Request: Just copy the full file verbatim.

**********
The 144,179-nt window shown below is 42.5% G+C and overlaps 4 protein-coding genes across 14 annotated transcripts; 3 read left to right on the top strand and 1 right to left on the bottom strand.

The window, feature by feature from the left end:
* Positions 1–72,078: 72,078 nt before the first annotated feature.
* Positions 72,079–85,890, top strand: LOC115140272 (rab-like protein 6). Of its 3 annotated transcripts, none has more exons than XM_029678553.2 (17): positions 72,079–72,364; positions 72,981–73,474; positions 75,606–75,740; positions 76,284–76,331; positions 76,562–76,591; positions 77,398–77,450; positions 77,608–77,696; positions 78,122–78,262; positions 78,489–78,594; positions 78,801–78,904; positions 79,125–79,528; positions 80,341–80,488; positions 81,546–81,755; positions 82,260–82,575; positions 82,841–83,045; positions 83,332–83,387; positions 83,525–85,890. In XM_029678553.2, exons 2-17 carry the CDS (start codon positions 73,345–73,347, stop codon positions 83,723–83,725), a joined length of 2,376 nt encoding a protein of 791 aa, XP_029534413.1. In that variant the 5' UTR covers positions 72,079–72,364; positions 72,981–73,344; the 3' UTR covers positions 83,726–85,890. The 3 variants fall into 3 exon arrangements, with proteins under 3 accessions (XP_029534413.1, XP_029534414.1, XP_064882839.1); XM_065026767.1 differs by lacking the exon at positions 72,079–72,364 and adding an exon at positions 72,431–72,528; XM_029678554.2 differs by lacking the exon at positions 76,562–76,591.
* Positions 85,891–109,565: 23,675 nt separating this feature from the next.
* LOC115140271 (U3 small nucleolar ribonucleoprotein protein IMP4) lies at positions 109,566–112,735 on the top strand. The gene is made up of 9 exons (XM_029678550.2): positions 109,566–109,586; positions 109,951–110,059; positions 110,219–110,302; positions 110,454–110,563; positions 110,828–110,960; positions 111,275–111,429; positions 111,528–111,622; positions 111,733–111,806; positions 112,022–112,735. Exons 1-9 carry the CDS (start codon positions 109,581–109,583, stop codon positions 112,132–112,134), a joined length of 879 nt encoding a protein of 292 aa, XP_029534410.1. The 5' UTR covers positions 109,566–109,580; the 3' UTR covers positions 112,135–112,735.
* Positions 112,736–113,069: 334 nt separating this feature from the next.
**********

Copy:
The 144,179-nt window shown below is 42.5% G+C and overlaps 4 protein-coding genes across 14 annotated transcripts; 3 read left to right on the top strand and 1 right to left on the bottom strand.

The window, feature by feature from the left end:
* Positions 1–72,078: 72,078 nt before the first annotated feature.
* Positions 72,079–85,890, top strand: LOC115140272 (rab-like protein 6). Of its 3 annotated transcripts, none has more exons than XM_029678553.2 (17): positions 72,079–72,364; positions 72,981–73,474; positions 75,606–75,740; positions 76,284–76,331; positions 76,562–76,591; positions 77,398–77,450; positions 77,608–77,696; positions 78,122–78,262; positions 78,489–78,594; positions 78,801–78,904; positions 79,125–79,528; positions 80,341–80,488; positions 81,546–81,755; positions 82,260–82,575; positions 82,841–83,045; positions 83,332–83,387; positions 83,525–85,890. In XM_029678553.2, exons 2-17 carry the CDS (start codon positions 73,345–73,347, stop codon positions 83,723–83,725), a joined length of 2,376 nt encoding a protein of 791 aa, XP_029534413.1. In that variant the 5' UTR covers positions 72,079–72,364; positions 72,981–73,344; the 3' UTR covers positions 83,726–85,890. The 3 variants fall into 3 exon arrangements, with proteins under 3 accessions (XP_029534413.1, XP_029534414.1, XP_064882839.1); XM_065026767.1 differs by lacking the exon at positions 72,079–72,364 and adding an exon at positions 72,431–72,528; XM_029678554.2 differs by lacking the exon at positions 76,562–76,591.
* Positions 85,891–109,565: 23,675 nt separating this feature from the next.
* LOC115140271 (U3 small nucleolar ribonucleoprotein protein IMP4) lies at positions 109,566–112,735 on the top strand. The gene is made up of 9 exons (XM_029678550.2): positions 109,566–109,586; positions 109,951–110,059; positions 110,219–110,302; positions 110,454–110,563; positions 110,828–110,960; positions 111,275–111,429; positions 111,528–111,622; positions 111,733–111,806; positions 112,022–112,735. Exons 1-9 carry the CDS (start codon positions 109,581–109,583, stop codon positions 112,132–112,134), a joined length of 879 nt encoding a protein of 292 aa, XP_029534410.1. The 5' UTR covers positions 109,566–109,580; the 3' UTR covers positions 112,135–112,735.
* Positions 112,736–113,069: 334 nt separating this feature from the next.